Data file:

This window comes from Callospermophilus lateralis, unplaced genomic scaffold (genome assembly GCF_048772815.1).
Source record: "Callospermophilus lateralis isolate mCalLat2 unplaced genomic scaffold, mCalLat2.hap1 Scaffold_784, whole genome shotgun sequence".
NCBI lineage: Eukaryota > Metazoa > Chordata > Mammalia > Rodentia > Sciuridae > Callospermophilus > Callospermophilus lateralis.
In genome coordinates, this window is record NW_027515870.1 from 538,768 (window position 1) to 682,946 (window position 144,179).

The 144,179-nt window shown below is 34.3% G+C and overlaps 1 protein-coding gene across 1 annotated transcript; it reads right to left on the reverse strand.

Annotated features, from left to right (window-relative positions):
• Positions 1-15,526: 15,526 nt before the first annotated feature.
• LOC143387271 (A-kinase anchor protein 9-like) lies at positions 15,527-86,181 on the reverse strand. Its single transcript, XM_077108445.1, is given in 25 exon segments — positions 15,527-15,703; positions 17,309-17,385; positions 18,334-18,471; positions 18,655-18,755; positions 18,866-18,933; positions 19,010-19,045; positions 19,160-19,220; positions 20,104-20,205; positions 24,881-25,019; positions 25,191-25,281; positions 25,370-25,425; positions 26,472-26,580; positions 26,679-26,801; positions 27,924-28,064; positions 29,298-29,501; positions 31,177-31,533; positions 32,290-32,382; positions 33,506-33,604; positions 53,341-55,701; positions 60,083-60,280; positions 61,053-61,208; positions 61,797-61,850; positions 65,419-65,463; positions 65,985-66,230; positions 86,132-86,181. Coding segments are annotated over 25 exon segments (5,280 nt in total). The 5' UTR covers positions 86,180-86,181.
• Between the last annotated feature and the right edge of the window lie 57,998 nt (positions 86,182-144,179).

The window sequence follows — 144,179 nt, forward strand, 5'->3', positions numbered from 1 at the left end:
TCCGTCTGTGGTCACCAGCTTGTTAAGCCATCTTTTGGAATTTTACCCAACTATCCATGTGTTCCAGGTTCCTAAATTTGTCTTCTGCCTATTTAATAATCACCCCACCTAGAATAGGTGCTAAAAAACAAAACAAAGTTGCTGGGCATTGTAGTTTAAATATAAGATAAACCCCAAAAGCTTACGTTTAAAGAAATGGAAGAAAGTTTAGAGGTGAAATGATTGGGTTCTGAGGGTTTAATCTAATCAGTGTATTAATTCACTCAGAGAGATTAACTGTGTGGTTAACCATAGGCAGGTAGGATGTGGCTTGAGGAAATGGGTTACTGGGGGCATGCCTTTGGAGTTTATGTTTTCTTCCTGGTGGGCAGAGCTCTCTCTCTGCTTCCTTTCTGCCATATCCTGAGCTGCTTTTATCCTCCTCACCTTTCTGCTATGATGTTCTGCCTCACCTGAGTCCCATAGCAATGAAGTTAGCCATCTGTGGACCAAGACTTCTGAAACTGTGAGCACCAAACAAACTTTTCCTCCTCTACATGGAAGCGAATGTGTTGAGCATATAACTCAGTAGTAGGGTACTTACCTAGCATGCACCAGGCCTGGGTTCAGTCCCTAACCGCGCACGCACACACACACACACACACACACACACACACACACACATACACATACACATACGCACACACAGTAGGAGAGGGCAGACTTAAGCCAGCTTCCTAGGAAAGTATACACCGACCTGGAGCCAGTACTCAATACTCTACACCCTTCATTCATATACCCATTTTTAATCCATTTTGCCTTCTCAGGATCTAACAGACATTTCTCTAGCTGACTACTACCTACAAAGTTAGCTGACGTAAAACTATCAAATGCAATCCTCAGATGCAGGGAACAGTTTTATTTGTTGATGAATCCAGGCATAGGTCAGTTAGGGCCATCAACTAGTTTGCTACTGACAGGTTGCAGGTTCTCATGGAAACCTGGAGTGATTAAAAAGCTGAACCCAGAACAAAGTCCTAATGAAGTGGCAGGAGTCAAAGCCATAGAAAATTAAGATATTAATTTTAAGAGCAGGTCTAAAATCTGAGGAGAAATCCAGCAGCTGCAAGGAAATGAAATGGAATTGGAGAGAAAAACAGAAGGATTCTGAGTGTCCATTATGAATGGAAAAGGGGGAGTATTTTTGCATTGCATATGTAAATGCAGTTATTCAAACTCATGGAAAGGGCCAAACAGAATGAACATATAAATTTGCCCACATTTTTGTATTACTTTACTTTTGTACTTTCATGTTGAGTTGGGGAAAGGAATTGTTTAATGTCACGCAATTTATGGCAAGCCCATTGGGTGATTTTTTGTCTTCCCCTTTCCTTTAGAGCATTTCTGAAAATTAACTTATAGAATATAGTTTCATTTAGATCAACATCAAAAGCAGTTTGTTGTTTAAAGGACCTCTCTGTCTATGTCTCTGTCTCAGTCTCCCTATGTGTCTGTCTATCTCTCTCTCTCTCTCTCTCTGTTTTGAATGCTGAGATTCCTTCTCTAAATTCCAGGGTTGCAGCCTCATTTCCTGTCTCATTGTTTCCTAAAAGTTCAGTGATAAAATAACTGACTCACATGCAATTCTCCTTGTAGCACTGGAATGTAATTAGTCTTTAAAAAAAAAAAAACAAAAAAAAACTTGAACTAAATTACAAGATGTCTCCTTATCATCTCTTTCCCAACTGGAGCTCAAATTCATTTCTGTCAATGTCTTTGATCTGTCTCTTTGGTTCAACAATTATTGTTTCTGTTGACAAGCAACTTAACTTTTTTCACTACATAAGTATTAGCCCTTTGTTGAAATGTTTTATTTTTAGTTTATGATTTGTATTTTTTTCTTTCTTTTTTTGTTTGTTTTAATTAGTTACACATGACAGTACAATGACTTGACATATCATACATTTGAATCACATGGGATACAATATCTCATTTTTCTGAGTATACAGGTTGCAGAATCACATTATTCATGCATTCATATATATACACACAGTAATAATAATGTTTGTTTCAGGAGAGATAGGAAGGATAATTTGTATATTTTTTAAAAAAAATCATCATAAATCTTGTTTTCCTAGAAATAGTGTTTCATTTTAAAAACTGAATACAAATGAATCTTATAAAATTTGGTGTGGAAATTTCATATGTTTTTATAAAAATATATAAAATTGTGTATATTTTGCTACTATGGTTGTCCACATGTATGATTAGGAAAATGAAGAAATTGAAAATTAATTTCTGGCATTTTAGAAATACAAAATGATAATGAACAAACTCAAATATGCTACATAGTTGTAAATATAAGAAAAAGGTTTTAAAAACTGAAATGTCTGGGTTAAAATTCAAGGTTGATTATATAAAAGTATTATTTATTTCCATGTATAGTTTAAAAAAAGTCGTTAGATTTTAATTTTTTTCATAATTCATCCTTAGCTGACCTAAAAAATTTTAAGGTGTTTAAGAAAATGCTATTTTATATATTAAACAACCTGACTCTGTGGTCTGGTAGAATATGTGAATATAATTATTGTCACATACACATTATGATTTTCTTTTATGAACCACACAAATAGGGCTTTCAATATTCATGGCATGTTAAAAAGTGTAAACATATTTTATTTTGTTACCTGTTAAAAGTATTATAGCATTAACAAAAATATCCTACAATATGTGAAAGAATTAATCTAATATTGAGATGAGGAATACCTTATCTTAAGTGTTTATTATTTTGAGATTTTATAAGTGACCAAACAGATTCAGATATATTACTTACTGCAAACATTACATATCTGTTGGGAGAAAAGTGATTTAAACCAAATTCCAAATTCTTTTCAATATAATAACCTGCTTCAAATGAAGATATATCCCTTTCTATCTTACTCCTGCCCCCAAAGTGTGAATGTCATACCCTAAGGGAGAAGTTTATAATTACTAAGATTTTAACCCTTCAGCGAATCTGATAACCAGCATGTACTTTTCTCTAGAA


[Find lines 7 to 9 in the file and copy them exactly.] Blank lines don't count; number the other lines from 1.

• Positions 1-15,526: 15,526 nt before the first annotated feature.
• LOC143387271 (A-kinase anchor protein 9-like) lies at positions 15,527-86,181 on the reverse strand. Its single transcript, XM_077108445.1, is given in 25 exon segments — positions 15,527-15,703; positions 17,309-17,385; positions 18,334-18,471; positions 18,655-18,755; positions 18,866-18,933; positions 19,010-19,045; positions 19,160-19,220; positions 20,104-20,205; positions 24,881-25,019; positions 25,191-25,281; positions 25,370-25,425; positions 26,472-26,580; positions 26,679-26,801; positions 27,924-28,064; positions 29,298-29,501; positions 31,177-31,533; positions 32,290-32,382; positions 33,506-33,604; positions 53,341-55,701; positions 60,083-60,280; positions 61,053-61,208; positions 61,797-61,850; positions 65,419-65,463; positions 65,985-66,230; positions 86,132-86,181. Coding segments are annotated over 25 exon segments (5,280 nt in total). The 5' UTR covers positions 86,180-86,181.
• Between the last annotated feature and the right edge of the window lie 57,998 nt (positions 86,182-144,179).